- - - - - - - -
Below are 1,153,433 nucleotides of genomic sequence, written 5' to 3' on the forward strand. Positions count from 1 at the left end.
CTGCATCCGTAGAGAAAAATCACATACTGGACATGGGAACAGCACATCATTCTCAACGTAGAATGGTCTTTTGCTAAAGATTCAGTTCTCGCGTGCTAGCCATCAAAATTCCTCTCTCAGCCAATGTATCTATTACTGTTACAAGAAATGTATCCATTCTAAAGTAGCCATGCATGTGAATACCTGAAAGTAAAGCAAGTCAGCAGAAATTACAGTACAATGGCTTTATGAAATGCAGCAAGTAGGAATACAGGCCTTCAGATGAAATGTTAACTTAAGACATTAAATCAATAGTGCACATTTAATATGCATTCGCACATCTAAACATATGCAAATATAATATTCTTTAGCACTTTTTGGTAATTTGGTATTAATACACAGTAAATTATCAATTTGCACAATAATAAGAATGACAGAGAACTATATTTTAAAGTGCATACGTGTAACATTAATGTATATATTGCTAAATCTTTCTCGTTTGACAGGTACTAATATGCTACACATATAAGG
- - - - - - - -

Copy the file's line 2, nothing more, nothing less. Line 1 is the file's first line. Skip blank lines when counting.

CTGCATCCGTAGAGAAAAATCACATACTGGACATGGGAACAGCACATCATTCTCAACGTAGAATGGTCTTTTGCTAAAGATTCAGTTCTCGCGTGCTAGCCATCAAAATTCCTCTCTCAGCCAATGTATCTATTACTGTTACAAGAAATGTATCCATTCTAAAGTAGCCATGCATGTGAATACCTGAAAGTAAAGCAAGTCAGCAGAAATTACAGTACAATGGCTTTATGAAATGCAGCAAGTAGGAATACAGGCCTTCAGATGAAATGTTAACTTAAGACATTAAATCAATAGTGCACATTTAATATGCATTCGCACATCTAAACATATGCAAATATAATATTCTTTAGCACTTTTTGGTAATTTGGTATTAATACACAGTAAATTATCAATTTGCACAATAATAAGAATGACAGAGAACTATATTTTAAAGTGCATACGTGTAACATTAATGTATATATTGCTAAATCTTTCTCGTTTGACAGGTACTAATATGCTACACATATAAGG